Casual commentary about political, cultural and economic issues with a particular interest on the city of Winnipeg by John Dobbin
Friday, April 12, 2019
Osborne Village in 1957
This picture in 1957 of Osborne Village tells us a lot. The first is that there are no more streetcars. They came to an end in Winnipeg in 1955. Trolley buses continue to operate as we can see from electric lines away from the Assinniboine River. But what about headed towards the downtown? The building under construction in the background is the Great-West Life building that was complete in 1957. The steam pipe in the middle is the Drewery Beer Plant (later Labatt's)
The Osborne Theater, a fixture in the Village since 1912, was soon to close. Killed off by television in 1957. It later became an Elk's Hall and today is Anytime Fitness. Stephen Paints, Margaret Rose restaurant are clearly seen as neighbours to the movie theatre. The beauty salon is Nugguit's? It is difficult to read the names on the other side but a Perth's Drycleaner can be see as well as a drugstore. The drugstore sits where Papa George's resided from 1972 to 2012. However, it was once White Drugs which was owned by the Ringer family that owned the famous pharmacy on Pembina Highway. The store obviously had a different name before that though.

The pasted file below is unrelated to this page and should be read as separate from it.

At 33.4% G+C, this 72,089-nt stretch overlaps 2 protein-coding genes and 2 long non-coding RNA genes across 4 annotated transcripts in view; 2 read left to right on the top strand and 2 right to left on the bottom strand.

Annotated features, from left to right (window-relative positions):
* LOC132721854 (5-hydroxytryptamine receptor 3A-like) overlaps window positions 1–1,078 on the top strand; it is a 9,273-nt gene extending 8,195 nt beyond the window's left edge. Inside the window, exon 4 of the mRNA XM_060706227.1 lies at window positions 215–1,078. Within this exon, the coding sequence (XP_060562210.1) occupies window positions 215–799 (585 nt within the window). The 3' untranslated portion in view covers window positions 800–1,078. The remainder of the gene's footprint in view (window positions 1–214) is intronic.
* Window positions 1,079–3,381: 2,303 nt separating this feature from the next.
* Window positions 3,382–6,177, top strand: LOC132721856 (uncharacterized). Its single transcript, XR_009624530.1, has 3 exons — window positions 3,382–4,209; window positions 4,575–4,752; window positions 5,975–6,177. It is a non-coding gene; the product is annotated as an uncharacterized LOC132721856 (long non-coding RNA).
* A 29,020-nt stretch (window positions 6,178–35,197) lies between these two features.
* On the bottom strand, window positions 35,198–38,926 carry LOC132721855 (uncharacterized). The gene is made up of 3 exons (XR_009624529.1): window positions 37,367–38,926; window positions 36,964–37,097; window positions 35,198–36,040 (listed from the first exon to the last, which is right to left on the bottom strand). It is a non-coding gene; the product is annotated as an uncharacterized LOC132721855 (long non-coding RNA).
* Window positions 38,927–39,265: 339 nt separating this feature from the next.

Papa George's is now Cornerstone restaurant.
The Roslyn Apartments are seen on the right side of the street with its recognizable red brick. As with many street on major roads almost everything you wanted was within a walkable distance. The rapid expansion of the suburbs was just about to accelerate as cars and technology began to change urban settings.
Ironically, it was the harder time that Osborne Village was about to go through in the 1960s that set up what it was going to become from the 1970s and beyond. Even today the community continues to evolve.
Any help in filling in the blanks with the names of businesses on the street would be appreciated.